Friday, October 21, 2005


Email 4:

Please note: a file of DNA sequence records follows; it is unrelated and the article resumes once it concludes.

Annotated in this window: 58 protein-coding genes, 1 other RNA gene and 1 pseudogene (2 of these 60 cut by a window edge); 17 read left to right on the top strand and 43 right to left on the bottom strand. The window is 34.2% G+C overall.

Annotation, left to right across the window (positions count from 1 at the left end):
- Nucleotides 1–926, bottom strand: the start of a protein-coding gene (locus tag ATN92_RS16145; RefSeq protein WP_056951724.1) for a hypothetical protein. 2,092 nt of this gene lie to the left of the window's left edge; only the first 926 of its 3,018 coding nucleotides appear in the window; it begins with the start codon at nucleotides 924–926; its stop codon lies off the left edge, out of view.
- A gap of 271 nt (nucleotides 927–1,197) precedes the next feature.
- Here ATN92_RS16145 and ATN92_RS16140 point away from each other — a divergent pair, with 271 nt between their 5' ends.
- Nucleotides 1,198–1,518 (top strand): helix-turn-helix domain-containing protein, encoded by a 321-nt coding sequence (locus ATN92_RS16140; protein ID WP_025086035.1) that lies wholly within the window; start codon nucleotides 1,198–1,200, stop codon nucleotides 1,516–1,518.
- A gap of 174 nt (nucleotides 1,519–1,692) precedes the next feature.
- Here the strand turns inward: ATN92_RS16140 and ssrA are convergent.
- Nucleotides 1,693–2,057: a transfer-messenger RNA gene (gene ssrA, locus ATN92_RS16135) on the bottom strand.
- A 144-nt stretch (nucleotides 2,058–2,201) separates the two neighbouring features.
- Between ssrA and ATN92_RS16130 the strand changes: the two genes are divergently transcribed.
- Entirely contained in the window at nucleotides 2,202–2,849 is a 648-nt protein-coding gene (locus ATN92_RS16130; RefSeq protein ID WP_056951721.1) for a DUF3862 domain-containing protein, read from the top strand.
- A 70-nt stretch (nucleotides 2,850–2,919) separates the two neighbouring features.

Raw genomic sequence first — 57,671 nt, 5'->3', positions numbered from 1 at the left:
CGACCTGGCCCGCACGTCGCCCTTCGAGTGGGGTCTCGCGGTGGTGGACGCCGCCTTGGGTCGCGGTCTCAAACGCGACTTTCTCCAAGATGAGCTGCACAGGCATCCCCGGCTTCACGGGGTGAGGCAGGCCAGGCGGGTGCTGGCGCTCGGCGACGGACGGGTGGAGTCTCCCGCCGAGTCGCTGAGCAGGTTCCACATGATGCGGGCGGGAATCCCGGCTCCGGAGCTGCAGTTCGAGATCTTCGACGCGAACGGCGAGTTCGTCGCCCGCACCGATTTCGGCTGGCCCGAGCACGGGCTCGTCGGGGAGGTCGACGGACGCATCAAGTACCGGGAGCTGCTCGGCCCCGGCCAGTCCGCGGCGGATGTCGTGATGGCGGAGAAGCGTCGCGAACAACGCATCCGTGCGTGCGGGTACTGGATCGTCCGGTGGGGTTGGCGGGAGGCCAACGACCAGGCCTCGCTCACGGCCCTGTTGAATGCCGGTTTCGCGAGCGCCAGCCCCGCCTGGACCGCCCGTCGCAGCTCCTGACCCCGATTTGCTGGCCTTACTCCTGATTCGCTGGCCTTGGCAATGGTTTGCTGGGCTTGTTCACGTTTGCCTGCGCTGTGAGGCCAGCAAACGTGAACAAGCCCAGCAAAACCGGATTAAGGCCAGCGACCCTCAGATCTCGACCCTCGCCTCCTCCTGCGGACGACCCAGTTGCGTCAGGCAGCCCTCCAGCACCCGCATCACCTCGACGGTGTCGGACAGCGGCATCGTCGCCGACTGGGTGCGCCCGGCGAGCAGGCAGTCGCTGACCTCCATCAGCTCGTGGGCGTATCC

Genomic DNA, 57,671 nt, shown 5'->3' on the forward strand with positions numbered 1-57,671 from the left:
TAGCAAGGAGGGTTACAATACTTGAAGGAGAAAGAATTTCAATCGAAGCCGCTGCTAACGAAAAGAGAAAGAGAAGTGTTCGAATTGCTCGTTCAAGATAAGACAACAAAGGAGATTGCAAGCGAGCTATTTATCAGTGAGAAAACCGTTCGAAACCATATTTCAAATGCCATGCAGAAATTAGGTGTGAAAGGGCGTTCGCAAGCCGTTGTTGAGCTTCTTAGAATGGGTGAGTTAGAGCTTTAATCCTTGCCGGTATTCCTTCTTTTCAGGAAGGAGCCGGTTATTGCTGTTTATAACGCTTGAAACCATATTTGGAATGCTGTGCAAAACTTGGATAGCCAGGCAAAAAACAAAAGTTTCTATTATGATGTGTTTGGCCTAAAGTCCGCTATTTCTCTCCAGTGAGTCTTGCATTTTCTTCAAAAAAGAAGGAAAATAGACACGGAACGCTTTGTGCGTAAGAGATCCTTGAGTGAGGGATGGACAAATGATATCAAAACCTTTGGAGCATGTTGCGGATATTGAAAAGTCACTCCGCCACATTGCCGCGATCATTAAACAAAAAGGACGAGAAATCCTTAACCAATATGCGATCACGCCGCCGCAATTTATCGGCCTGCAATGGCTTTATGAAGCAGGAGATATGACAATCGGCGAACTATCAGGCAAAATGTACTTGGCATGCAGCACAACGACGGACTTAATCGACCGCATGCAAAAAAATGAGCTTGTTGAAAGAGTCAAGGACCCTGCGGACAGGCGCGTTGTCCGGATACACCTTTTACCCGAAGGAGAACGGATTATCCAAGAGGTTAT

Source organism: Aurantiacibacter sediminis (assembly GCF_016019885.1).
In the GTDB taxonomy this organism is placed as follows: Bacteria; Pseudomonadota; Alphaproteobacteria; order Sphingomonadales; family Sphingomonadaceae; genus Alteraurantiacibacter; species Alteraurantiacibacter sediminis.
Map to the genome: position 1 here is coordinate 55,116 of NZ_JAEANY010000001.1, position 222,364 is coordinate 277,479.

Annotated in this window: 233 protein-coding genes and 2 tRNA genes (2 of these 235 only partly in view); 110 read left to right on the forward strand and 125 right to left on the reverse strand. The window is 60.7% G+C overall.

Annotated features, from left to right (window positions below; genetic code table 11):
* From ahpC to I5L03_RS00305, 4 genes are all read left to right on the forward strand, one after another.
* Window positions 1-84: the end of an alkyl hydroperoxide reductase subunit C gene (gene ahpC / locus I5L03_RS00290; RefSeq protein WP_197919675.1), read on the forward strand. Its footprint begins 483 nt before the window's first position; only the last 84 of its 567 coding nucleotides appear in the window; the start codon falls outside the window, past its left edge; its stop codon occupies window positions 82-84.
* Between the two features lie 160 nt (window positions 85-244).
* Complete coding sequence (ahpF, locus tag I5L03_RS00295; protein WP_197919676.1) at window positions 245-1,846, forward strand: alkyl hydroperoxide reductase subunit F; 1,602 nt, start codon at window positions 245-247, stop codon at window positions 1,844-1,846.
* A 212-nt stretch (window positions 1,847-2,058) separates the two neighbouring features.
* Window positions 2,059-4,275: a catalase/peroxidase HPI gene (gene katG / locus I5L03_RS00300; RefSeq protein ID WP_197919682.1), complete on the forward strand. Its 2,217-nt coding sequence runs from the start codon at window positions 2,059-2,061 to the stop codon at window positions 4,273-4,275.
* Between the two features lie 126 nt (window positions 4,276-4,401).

To me, deconstruction really drives to the meat of literary criticism: the identification of critical problems and the resolution of them. Without binaries, we would not see the aspects of a literary work that do not fit into them. And aren't those anomalies what we as literary critics are most interested in? It's so interesting how the structuralist notion of binaries is portrayed as an inherent part of Western culture, while the deconstructionist idea of anomalies is painted as something often only an intellectual can see. Deconstructionism encourages the mind to push the envelope and keep looking at the text. When the lay-reader reads a text, he is only understanding it at plot level. But when we as trained literary critics read it, we find that certain aspects of the text nag at us, and that is the time when deconstruction can provide us with guidance as to how to treat textual anomalies.

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